Absolutely Fabulous star Jane Horrocks is set to return to TV playing comedian, singer and big star of the Thirties, Gracie Fields. Here. she talks to What’s On TV about playing her heroine.

Has Gracie always been a heroine of yours?
“I knew very little about Gracie Fields as I was growing up. Then when I went to RADA, someone I was at drama school with said: ‘Oh, you should listen to Gracie Fields, her songs are really hilarious.’ So he bought me an album. From then on, it was an ongoing ambition to play her at some point, and people would say ‘Oh yes, that’s a perfect idea,’ but nothing ever came of it. And then finally we managed to get it done.”

Your husband, Nick Vivian, wrote the script – how did he get involved?
“Originally, I’d talked to another writer about doing it and that just fell by the wayside. Then Nick started to become very interested in Gracie Fields and so we both went to the BBC with the idea about three years ago. Then it sort of slowly happened from there.”

Which part of Gracie’s life does the drama cover?
“We just chose what we think is the most interesting part of her life – when she was in her early 40s and she had to go into hospital because she had cervical cancer. Then war broke out and she did this massive amount of work for the war effort. Her husband had to flee the country because he was Italian and the British people turned their back on Gracie because of that, because they thought that she’d deserted them. So in a way this drama is setting Gracie’s record straight, because she didn’t run away from Britain. She raised an enormous amount of money for ammunition, Spitfire planes and so on. She was very unfairly treated.”

Does it deal with her love life, too?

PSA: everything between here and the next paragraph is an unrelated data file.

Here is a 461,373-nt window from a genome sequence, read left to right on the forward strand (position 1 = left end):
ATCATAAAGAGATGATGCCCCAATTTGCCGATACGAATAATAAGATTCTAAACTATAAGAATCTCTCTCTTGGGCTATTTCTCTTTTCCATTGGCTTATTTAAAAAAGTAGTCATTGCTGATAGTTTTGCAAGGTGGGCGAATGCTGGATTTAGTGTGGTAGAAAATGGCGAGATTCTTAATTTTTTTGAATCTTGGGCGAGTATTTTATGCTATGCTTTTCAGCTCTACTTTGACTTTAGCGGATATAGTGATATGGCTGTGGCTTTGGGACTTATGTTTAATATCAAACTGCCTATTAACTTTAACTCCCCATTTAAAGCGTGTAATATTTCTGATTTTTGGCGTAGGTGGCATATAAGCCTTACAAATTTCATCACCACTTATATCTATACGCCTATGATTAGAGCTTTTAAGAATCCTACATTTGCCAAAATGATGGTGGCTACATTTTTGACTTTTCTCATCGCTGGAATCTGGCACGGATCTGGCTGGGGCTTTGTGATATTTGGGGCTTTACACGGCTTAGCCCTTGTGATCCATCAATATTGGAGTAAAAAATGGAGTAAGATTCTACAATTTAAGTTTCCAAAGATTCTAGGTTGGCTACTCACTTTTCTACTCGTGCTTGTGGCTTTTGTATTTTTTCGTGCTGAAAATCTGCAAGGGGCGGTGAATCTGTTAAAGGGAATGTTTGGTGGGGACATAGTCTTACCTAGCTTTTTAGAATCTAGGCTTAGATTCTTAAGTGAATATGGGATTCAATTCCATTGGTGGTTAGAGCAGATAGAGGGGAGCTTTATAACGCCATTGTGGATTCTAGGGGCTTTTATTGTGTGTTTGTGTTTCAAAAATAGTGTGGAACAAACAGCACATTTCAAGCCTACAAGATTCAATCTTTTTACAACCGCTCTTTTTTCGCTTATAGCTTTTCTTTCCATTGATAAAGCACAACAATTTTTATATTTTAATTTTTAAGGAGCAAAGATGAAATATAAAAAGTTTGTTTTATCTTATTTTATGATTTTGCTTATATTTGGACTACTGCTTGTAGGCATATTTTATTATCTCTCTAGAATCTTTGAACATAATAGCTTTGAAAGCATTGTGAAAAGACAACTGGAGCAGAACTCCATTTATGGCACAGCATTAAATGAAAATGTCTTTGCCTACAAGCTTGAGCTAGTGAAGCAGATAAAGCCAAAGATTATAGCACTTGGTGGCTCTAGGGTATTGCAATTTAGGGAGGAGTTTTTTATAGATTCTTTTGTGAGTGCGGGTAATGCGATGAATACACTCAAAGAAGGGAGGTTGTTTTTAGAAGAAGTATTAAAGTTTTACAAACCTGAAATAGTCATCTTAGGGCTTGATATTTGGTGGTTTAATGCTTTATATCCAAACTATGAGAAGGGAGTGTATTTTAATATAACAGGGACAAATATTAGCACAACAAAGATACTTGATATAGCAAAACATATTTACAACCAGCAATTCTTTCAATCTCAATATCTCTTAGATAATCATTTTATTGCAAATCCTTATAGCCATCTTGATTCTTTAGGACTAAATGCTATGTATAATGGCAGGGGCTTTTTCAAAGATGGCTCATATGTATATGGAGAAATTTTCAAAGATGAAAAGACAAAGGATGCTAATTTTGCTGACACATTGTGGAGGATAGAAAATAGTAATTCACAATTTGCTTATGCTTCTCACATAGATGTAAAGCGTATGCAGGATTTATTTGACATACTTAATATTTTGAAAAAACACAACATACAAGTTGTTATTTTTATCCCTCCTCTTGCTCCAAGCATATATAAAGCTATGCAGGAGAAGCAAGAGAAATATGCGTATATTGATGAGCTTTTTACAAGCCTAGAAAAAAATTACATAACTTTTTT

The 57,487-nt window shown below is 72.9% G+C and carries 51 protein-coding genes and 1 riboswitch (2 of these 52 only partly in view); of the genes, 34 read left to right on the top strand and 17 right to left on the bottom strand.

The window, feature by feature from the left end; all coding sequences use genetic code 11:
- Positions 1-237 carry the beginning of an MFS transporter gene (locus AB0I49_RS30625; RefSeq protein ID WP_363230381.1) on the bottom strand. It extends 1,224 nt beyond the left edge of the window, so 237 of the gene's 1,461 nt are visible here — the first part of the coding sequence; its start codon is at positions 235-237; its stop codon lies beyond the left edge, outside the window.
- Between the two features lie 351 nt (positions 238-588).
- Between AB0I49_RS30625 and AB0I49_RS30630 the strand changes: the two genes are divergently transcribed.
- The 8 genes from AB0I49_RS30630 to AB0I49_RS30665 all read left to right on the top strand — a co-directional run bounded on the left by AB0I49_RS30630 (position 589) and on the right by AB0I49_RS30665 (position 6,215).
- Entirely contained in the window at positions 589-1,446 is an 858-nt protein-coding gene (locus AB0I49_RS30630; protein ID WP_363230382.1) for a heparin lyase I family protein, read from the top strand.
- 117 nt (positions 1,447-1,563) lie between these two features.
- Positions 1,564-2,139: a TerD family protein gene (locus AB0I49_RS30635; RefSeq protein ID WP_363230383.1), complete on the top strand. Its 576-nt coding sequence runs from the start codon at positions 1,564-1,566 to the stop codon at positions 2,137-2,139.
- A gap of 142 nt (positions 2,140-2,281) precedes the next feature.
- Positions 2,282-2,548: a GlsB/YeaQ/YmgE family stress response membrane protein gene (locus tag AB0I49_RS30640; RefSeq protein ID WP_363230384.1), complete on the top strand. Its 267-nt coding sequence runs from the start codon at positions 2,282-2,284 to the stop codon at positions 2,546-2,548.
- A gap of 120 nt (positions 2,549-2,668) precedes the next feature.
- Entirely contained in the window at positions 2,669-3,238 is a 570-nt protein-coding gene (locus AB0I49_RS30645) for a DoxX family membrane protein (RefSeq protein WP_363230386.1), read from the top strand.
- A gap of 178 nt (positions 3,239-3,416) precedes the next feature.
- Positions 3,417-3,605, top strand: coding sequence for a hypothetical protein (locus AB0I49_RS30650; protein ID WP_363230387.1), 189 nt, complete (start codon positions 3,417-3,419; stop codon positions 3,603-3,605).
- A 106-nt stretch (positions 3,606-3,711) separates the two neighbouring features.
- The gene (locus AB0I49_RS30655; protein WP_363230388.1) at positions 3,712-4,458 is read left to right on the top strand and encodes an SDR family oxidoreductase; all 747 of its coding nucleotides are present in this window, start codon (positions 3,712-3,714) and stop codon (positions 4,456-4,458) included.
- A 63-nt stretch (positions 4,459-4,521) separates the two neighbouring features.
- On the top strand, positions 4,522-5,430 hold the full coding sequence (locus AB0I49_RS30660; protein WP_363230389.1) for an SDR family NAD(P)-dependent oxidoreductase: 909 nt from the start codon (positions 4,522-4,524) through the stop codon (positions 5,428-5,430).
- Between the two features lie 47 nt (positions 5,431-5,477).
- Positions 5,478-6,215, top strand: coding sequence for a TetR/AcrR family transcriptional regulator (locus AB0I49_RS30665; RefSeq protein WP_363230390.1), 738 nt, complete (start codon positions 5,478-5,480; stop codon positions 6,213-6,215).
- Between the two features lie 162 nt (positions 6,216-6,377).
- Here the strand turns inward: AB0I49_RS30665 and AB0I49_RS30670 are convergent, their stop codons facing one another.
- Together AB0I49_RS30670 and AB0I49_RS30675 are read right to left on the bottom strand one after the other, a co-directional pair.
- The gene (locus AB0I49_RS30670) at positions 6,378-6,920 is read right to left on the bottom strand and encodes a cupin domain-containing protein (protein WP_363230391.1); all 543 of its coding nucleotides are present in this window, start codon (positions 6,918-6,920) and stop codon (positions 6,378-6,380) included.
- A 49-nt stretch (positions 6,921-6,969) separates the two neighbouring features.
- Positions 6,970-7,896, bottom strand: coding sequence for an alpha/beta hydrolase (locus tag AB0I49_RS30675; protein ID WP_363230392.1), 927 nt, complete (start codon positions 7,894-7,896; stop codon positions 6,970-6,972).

“She had this lovely marriage to Italian film director, Monty Banks. She loved him dearly and they were sort of soul mates. He made her laugh, he amused her and they did have a really lovely relationship. But there was this tie between Gracie and her audience which was very powerful.”

What do you think it was about her that captured the nation’s hearts in the Thirties?
“People could relate to her, she was ordinary, that’s what people liked about her. It is extraordinary that such an ordinary person reached that level of fame. In the Thirties, she was the highest paid and most famous actress in the world. If she could do it being a factory girl then it was possible for other people to reach that height of fame, not that they had that obsession with fame as they do now.”

Are you doing an impersonation of her or are you playing your own version of Gracie?
“I’m sort of doing my own version of her. Michael Sheen, who’s played real people on film like Tony Blair and David Frost, said he took an essence of himself that was similar to the character and expanded on that. That’s what I’ve tried to do, too.”

Did you have a coach to get Gracie’s voice just right?
“I did have a dialect coach, just because her speaking voice is very interesting. It had such an American influence even at that time in her early 40s. So it did have a bit of a mid-Atlantic twang about it mixed with Rochdale and also, when she did her public appearances, it had that sort of 1930s, standard English sound to it. So it’s a real mish mash of a lot of different things.”

Gracie! is on BBC Four, Monday 23 November at 9pm.